When told the reason for daylight savings time, the old Indian said, “only the government would believe that you could cut a foot off the top of a blanket, sew it to the bottom and have a longer blanket.”
While this anonymous quote expresses the feelings of a lot of people, changing our clocks twice a year has become an annoyance.
Even though that extra hour in the fall is great, the loss of the hour in the spring is a real pain.
There is a growing debate among members of Congress in Washington about whether we need to pick a time and stay with it. The “ditch the switch” movement has begun.
We could soon see legislation introduced to end the practice of flip-flopping our clocks.
So far, 36 states have initiated legislation to end or study the practice of the clock switching.
Federal statutes currently say any state can opt out of daylight savings time and go standard time permanently. But states that follow daylight savings time must adhere to federally set days for it. Under the current plan, clocks are set forward one hour the second Sunday in March and switched back the first Sunday in November.
Some lawmakers are calling for all year standard time, but the majority are endorsing permanent daylight savings time.
Traditionally year- round daylight savings time has been unpopular.
Daylight savings time began during World War I when Germany and Great Britain implemented it to conserve energy for the war. The United States followed by adapting the practice in 1918.
After the war ended, daylight savings time was repealed in the United States. It was reinstated during World War II and repealed when the war was over.
After some cities began implementing the change on their own, creating a nightmare when traveling from one state to another, Congress stepped in and passed the Uniform Time Act of 1966. This law required daylight savings time to be statewide.
Congress has changed the start and end times of daylight savings time twice since it began. The current schedule began in 2007.
The proposed plan to implement daylight savings time has advocates and opposition.
Proponents of the change contend longer evenings will motivate people to be more active, which could lead to health benefits.
The tourism industry reports more profit during daylight savings time because people have more time to go shopping, visit restaurants and attend evening events which boost the economy.
Studies have shown that daylight savings time improves road safety, lowering car accident rates.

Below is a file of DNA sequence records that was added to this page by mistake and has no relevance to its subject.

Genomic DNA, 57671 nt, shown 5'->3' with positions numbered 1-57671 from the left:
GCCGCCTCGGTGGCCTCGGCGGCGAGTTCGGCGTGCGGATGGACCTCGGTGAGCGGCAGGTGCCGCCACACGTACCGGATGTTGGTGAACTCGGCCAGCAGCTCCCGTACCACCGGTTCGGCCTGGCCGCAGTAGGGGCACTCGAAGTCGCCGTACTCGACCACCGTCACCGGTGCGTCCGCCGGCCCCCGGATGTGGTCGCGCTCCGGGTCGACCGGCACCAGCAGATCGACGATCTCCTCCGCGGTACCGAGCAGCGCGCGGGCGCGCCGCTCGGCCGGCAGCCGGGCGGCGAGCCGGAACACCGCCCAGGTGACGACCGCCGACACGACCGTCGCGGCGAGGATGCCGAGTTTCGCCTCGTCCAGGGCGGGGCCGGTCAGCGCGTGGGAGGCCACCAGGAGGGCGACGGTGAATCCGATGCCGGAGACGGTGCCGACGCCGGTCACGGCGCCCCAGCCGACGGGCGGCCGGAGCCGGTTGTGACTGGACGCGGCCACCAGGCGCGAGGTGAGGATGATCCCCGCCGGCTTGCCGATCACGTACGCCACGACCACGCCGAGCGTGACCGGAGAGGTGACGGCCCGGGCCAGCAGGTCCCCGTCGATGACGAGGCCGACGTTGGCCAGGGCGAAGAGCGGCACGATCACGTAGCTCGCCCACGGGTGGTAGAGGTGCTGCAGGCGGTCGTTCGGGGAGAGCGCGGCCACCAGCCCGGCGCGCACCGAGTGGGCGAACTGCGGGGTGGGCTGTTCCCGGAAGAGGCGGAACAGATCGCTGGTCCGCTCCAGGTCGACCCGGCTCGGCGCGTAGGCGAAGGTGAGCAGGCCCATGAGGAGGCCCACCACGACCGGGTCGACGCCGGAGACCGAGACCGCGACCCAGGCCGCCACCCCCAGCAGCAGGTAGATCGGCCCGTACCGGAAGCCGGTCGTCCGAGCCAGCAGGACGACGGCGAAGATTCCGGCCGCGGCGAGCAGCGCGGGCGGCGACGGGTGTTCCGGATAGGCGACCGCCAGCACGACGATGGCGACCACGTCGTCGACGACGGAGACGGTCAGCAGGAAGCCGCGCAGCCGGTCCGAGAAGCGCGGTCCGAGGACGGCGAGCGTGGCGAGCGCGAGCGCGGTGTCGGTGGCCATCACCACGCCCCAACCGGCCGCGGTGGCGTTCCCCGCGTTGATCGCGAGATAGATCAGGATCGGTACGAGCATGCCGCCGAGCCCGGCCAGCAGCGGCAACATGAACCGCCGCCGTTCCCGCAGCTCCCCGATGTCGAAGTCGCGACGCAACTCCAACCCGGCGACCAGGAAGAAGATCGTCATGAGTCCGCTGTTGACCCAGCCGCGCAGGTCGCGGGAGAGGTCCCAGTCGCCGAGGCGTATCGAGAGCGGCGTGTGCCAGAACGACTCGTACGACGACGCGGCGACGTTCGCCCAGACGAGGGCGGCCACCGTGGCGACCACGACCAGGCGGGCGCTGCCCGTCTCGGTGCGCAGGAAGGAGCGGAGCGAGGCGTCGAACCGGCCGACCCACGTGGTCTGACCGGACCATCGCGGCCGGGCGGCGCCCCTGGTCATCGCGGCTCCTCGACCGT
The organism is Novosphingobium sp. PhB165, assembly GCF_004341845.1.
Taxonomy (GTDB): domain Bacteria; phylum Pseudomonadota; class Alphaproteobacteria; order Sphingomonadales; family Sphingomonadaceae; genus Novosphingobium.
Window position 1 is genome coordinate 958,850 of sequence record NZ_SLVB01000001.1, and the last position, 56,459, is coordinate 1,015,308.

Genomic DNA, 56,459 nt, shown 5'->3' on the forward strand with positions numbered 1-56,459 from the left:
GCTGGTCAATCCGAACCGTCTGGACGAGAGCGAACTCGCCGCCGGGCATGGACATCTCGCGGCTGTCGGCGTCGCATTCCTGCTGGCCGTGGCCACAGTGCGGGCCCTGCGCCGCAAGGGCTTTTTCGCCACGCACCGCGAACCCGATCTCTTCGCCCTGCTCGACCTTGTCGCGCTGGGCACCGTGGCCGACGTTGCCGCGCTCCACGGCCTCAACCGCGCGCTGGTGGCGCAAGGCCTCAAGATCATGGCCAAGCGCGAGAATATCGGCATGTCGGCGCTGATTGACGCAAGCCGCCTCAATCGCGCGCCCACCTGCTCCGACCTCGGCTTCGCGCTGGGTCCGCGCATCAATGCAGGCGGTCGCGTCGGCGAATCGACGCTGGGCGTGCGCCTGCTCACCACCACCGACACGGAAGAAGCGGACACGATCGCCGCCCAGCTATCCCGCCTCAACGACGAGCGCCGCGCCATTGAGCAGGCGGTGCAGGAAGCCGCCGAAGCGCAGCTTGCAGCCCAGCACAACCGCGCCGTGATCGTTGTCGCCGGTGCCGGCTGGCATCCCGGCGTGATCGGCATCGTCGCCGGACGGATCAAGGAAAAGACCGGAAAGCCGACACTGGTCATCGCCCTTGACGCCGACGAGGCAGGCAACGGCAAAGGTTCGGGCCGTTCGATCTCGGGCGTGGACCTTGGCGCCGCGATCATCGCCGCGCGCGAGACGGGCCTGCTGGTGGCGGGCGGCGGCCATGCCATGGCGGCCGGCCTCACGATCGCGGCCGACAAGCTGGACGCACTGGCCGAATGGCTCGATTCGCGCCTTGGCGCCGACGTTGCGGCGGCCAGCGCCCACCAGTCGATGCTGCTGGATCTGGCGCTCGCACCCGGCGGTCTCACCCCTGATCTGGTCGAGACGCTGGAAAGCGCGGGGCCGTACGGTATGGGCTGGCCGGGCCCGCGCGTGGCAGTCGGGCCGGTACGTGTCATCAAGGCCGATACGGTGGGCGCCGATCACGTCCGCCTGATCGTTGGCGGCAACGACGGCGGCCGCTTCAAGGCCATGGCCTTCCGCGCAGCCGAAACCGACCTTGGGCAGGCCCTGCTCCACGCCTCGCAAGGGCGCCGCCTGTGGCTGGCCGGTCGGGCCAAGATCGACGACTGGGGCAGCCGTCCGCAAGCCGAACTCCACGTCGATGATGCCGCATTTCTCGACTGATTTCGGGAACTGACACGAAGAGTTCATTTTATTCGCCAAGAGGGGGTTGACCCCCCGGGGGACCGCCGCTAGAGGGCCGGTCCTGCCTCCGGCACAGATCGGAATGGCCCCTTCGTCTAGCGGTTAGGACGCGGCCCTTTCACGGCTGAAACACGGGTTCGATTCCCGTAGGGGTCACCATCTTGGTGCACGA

The strongest argument made in opposing year- round daylight savings time is people do not like getting up at dark or sending their children to catch school buses in the dark.
Those in favor say there are options for making children’s school mornings safer by simply making school start times later.
Farmers have previously been the leaders in opposition to permanent daylight savings since it requires a shift in their schedules. This change affects their ability to make appointments with markets and suppliers. They contend it also disrupts the schedules of the livestock, particularly the cows whose milk production is affected by the shift to early morning milking times.
The television industry is not in favor of daylight savings time because people are doing other things besides watching tv in the evenings.
There are reportedly other benefits to making daylight savings time permanent year -round other than avoiding that awful two weeks it takes to adjust to the hour’s difference.
Educators say it would improve SAT scores for students who take the test in the early spring because they are currently still recovering from the time change.
It would benefit folks who are 65 or older because they struggle with the effects of the time change more than others. Older Americans face a greater risk of heart attack and stroke because of the switch in the spring.
It could also affect voter turnout because voters are more likely to go during daylight hours.
The reality of all this time switching is that changing the clock doesn’t create extra daylight. It only changes the time when the sun sets and rises.
Online petitions are available for people to express their opinions.
Let the debate begin because it would be nice if we could just set the clocks and leave them alone.